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Karin Wells 12-29-2004 10:59 AM

Dutch Discover Vermeer Studio in Delft Garden
 
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I would love to see this!
Quote:

Dutch Discover Vermeer Studio in Delft Garden
By Marcel Michelson

DELFT, Netherlands (Reuters) - An art restorer says he has solved a centuries-old mystery with the discovery of the studio of the 17th-century Dutch master Johannes Vermeer.

Ironically, Daan Hartmann had been working in the same studio for over two decades before he made the Vermeer link.

Hartmann started working in the building in 1980 with the late Dutch artist Anton Pieck and another friend.

"Anton was delighted by the good lighting and he said that we must have had predecessors working in that same room, but I did not follow it up and make the Vermeer connection," he said.

The second best-known Dutch painter of the period after Rembrandt, Vermeer lived in Delft until his death in 1675. He painted some 35 to 40 works, most of which are now in museums around the word, and he lived modestly from art dealing.

Archive research confirmed Vermeer rented the studio that once belonged to a brewery and looks out on the famous Old Church of Delft, which is one of the oldest towns in the Netherlands.

Hartmann wants to open the studio to the public to take advantage of the growing number of tourists who have been coming to Delft since the success of the book and film "Girl with A Pearl Earring," a fictional account of Vermeer's inspiration for the painting of the same name.

Currently, visitors interested in Vermeer can see only a plaque on the site of the house where he lived and buy postcards and books in a gallery in the place where he was born in 1632.

Hartmann also wants the studio put on the UNESCO (news - web sites) World Heritage List to preserve it for posterity.

VERMEER, THE ARTIST

Vermeer is best known for his meticulously realistic paintings of simple domestic scenes such as "The Milkmaid." He painted them in a studio and not at home where he and his wife had 15 children.

Mirrored images on paintings have allowed Philip Steadman, a professor at University College, London, to reconstruct the studio as part of his research of Vermeer's techniques.

Hartmann says he has found the real thing. And it is just next to one of his other finds -- the little alleyway painted on Vermeer's "The Little Street" that is in the Rijksmuseum in Amsterdam.

Hartmann, 60, is one of the few experts who can tell a real Vermeer from a fake. The art world was scandalized in 1945 when art dealer Han van Meegeren confessed to forging some Vermeers which museums had declared genuine.

Hartmann said his father had always believed that one Vermeer in a Rotterdam museum was fake but had not dared to speak out.

Earlier this year Hartmann, who runs the small gallery and Vermeer museum shop near Delft's central square, was contacted by a rich American family to check the authenticity of a Vermeer that was coming up for auction at Sotheby's in London.

"Young Woman Seated at the Virginals" was sold for some $30 million in July, 10 times the auctioneer's estimate.

During his research into the history of the painting Hartmann stumbled on clues to the location of the studio and checks in the local registry clinched the find.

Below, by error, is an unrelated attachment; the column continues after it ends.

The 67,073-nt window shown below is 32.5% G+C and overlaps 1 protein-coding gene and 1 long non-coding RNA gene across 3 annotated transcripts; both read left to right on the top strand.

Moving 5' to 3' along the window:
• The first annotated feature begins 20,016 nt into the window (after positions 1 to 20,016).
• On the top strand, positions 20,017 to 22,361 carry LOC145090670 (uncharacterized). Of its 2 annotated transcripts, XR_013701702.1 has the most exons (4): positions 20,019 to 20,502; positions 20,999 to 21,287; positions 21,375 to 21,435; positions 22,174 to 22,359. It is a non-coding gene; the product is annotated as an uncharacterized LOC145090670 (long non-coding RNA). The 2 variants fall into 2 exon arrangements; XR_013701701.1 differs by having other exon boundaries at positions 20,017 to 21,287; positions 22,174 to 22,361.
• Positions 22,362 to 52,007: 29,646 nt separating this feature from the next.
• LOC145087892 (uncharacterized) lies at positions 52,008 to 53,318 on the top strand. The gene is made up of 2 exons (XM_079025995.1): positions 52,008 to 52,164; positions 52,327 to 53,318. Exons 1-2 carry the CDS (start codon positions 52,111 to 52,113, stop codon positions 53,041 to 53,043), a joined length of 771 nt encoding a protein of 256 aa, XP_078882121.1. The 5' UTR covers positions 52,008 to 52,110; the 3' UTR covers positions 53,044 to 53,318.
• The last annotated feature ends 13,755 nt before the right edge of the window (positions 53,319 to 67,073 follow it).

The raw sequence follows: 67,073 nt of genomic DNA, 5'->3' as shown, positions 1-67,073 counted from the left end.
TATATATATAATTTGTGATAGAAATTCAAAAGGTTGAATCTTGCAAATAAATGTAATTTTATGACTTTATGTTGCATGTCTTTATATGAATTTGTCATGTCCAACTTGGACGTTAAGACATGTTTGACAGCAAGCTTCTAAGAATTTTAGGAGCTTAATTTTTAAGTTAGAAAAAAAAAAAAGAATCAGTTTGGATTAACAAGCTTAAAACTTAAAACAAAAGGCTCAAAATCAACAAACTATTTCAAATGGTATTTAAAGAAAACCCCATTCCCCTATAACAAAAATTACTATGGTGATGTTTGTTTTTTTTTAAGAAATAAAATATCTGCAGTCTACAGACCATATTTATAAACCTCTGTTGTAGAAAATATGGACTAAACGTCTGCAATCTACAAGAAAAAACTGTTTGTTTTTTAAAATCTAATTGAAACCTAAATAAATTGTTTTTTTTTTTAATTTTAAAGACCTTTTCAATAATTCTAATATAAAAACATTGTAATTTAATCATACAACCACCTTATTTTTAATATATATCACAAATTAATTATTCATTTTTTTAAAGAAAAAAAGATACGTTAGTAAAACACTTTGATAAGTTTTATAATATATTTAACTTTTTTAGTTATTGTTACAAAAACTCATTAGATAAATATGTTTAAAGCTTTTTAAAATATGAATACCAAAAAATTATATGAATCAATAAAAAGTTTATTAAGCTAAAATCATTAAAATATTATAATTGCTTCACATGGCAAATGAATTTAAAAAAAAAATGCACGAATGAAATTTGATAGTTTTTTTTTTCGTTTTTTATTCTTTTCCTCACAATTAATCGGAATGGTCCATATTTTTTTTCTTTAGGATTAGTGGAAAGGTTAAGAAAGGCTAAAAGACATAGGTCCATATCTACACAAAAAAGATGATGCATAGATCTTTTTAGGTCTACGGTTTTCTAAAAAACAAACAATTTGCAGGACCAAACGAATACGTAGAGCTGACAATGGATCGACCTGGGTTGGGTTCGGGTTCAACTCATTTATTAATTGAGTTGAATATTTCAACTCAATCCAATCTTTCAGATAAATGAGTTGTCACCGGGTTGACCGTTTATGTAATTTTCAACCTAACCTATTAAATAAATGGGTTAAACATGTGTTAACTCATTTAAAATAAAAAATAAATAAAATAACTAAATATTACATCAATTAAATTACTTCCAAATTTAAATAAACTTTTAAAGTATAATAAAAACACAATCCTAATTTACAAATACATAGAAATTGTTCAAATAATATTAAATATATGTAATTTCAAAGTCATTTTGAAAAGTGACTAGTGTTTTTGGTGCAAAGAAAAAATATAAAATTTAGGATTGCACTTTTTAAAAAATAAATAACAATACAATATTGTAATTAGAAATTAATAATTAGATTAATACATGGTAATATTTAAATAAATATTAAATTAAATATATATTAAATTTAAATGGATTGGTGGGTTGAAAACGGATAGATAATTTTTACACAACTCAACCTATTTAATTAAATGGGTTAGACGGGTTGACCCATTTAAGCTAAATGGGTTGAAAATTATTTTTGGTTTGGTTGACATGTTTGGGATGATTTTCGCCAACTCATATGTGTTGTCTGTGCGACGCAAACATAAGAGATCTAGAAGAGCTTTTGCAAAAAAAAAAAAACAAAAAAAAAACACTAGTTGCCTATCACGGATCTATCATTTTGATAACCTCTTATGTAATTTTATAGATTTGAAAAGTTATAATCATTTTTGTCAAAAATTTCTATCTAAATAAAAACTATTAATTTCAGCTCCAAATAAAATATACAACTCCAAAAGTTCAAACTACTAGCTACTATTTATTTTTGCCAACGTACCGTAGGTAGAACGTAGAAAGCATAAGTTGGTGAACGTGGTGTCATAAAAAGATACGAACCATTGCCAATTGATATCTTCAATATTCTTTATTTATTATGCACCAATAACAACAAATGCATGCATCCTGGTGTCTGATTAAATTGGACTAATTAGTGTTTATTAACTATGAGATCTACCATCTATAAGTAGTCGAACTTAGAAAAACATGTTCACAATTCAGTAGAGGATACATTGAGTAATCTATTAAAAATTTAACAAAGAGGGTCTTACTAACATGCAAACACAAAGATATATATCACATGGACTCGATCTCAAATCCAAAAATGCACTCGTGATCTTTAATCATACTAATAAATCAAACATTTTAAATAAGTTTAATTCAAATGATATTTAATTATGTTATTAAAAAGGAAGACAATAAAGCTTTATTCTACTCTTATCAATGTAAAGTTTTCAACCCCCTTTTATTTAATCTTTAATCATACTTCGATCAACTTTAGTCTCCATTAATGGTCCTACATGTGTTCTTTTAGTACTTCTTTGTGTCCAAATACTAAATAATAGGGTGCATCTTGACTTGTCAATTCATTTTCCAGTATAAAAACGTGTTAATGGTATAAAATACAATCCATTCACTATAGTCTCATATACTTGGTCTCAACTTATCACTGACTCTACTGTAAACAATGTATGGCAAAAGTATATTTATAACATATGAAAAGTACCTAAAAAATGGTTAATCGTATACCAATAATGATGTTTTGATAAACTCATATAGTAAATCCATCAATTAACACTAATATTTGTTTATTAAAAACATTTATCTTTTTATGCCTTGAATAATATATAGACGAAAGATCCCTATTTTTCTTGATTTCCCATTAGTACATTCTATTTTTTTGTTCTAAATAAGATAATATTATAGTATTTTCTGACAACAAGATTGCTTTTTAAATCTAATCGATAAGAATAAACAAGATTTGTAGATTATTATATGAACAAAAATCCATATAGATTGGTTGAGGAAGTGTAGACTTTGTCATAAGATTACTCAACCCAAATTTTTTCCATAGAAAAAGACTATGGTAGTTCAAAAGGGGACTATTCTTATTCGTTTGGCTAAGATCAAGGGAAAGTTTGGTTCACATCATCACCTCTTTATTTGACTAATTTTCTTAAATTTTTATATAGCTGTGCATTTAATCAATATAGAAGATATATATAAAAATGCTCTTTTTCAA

Records showed Vermeer had rented the building which has three large bay windows that are seen on several of his paintings. The penny dropped.

VISIT

A visit to the Voorstraat street, along one of the many canals in Delft, shows there is still a building with the name of the brewery from which Vermeer rented the studio.

At first the likeness with "The Little Street" is not obvious. Both buildings in the painting have been renovated and cars are parked outside where children played.

But on closer inspection, the dimensions and position of doors and windows and the outlines of houses in the distance show similarities with the masterpiece.

Hartmann says the girl playing in the street in the painting is the same daughter, probably Elisabeth, who is depicted in "The Girl with A Pearl Earring" -- not the maid Griet who the novel and film suggested was in love with Vermeer.

At close scrutiny both girls have a small hunchback.

"An artist, especially a detail-conscious one like Vermeer, cannot paint a daughter differently than she is. He can obscure a handicap but not make it disappear because then it would no longer be a painting of his daughter," Hartmann said.

A walk through a small alleyway leads to the studio which is situated in an overgrown garden. The small white building with a pointed and tiled roof is set at the back of a bigger one that has an entrance on the street.

Hartmann has put the deeds into a foundation and enlisted the help of the local mayor for his bid to get the place classified as a world heritage site and turn the building into a real museum to honor one of Delft's most-famous inhabitants.

Kimber Scott 02-25-2005 12:33 AM

I wish I lived in a place where one could find such treasures! How exciting. Instead I must settle for arrowheads. Oh well, the grass is always greener on Vermeer's side of the fence. :)

Timothy C. Tyler 02-25-2005 06:48 PM

Wow
 
I can't believe it was ever a mystery given how much they knew. Isn't Inspector Peureau from there?

Claudemir Bonfim 02-25-2005 08:58 PM

Many thanks for your post Karin.


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